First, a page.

The Magical Gaze of 'Mona Lisa' Is a Myth

But this common knowledge, it turns out, is wrong. The eyes of the woman in the "Mona Lisa" don't follow viewers.

A new study finds that the woman in the famed painting is actually looking out at an angle that's 15.4 degrees off to the observer's right — well outside of the range that people normally perceive when they think someone is looking right at them. In other words, said study author Gernot Horstmann, a perceptual psychologist at Bielefeld University in Germany, "She's not looking at you." [In Photos: Leonardo Da Vinci's 'Mona Lisa']

The misnamed "Mona Lisa effect"

This is somewhat ironic, because the entire phenomenon of a person's gaze in a photograph or painting seeming to follow the viewer is called the "Mona Lisa effect." That effect is absolutely real, Horstmann said. If a person is illustrated or photographed looking straight ahead, even people viewing the portrait from an angle will feel they are being looked at. As long as the angle of the person's gaze is no more than about 5 degrees off to either side, the Mona Lisa effect occurs.

Leonardo Da Vinci's "Mona Lisa" draws a crowd at the Louvre Museum in Paris. (Image credit: Shutterstock)

This is important for human interaction with on-screen characters. If you want someone off to the right side of a room to feel that a person on-screen is looking at him or her, Horstmann said, you don't cut the gaze of the character to that side — surprisingly, doing so would make an observer feel like the character isn't looking at anyone in the room at all. Instead, you keep the gaze straight ahead.

Horstmann and his co-author, computer scientist Sebastian Loth, also of Bielefeld University, were studying this effect for its applications in the creation of artificial-intelligence avatars when Horstmann took a long look at the "Mona Lisa" and realized something.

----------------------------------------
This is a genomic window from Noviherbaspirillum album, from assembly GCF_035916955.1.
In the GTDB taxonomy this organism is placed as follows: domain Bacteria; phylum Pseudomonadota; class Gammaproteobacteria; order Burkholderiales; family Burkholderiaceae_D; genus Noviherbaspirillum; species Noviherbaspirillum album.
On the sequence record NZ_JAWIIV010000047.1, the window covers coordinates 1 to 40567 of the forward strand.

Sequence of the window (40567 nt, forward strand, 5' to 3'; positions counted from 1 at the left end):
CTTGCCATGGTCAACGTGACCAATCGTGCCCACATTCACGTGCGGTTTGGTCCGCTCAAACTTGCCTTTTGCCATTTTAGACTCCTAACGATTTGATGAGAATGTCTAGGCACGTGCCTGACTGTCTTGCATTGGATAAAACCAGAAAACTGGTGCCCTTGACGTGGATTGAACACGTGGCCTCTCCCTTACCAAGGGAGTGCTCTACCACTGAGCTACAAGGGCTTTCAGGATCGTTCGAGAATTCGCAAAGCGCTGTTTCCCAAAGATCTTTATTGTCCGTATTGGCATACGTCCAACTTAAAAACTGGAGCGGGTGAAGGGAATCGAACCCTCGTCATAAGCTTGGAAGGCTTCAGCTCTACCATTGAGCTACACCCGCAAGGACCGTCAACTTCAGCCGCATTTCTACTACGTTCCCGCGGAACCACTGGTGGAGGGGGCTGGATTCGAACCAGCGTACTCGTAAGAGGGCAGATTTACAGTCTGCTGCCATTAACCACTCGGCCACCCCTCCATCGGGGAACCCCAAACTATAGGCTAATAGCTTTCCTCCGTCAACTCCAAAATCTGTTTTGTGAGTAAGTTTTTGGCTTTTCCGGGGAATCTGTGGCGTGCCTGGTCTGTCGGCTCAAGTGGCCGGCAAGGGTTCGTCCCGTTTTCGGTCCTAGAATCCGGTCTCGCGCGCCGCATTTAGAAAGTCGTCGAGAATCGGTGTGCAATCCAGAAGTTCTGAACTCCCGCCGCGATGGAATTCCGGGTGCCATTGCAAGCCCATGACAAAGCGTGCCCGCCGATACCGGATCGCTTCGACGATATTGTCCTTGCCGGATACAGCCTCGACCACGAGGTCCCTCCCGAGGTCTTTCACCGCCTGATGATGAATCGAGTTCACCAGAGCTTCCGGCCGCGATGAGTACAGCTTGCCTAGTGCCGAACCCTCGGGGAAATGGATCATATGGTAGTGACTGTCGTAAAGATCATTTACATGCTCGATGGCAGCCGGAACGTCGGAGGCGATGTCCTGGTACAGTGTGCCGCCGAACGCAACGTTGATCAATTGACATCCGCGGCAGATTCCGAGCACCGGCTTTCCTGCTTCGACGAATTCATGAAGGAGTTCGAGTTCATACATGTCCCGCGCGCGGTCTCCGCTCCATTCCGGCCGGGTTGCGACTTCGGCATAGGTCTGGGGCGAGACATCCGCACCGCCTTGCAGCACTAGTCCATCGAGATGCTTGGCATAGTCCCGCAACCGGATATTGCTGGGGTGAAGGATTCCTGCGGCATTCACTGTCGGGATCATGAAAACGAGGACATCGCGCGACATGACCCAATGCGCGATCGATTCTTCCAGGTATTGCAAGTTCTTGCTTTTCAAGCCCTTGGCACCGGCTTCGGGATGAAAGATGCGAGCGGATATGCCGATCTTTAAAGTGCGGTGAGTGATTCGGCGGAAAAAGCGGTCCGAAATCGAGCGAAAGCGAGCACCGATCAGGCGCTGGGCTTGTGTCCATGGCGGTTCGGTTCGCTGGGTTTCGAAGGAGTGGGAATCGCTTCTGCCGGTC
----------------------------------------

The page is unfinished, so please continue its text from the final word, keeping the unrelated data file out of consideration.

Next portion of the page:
"I thought, 'Wait, she's not looking at me,'" he said.

To make sure it wasn't just him, the researchers asked 24 people to view images of the "Mona Lisa" on a computer screen. They set a ruler between the viewer and the screen and asked the participants to note which number on the ruler intersected the Mona Lisa's gaze. [Leonardo Da Vinci's 10 Best Ideas]

To test whether the painting's other features made any difference in the way her gaze was perceived by the observer, the researchers altered the zoom on the image, changing whether the woman's eyes and nose or entire head were visible. To calculate the angle of Mona Lisa's gaze as she looked at the viewer, they moved the ruler farther from or closer to the screen partway through the study. This provided them with two points to work with, making it possible to calculate the angle.

Rightward gaze

Consistently, the researchers found, participants judged that the woman in the "Mona Lisa" portrait was not looking straight at them, but slightly off to their right.

"Mona Lisa's degree angle is clearly outside that range where you normally feel like you are being looked at," Horstmann said.

So why do people repeat the belief that her eyes seem to follow the viewer? Horstmann isn't sure. It's possible, he said, that people have the desire to be looked at, so they think the woman is looking straight at them, even when she's not. Or maybe, he said, the people who first coined the term "Mona Lisa effect" just thought it was a cool name.

The researchers reported their findings Jan. 7 in the open-access journal i-Perception.

Originally published on Live Science.

Stephanie Pappas
Live Science Contributor

Stephanie Pappas is a contributing writer for Live Science, covering topics ranging from geoscience to archaeology to the human brain and behavior. She was previously a senior writer for Live Science but is now a freelancer based in Denver, Colorado, and regularly contributes to Scientific American and The Monitor, the monthly magazine of the American Psychological Association. Stephanie received a bachelor's degree in psychology from the University of South Carolina and a graduate certificate in science communication from the University of California, Santa Cruz.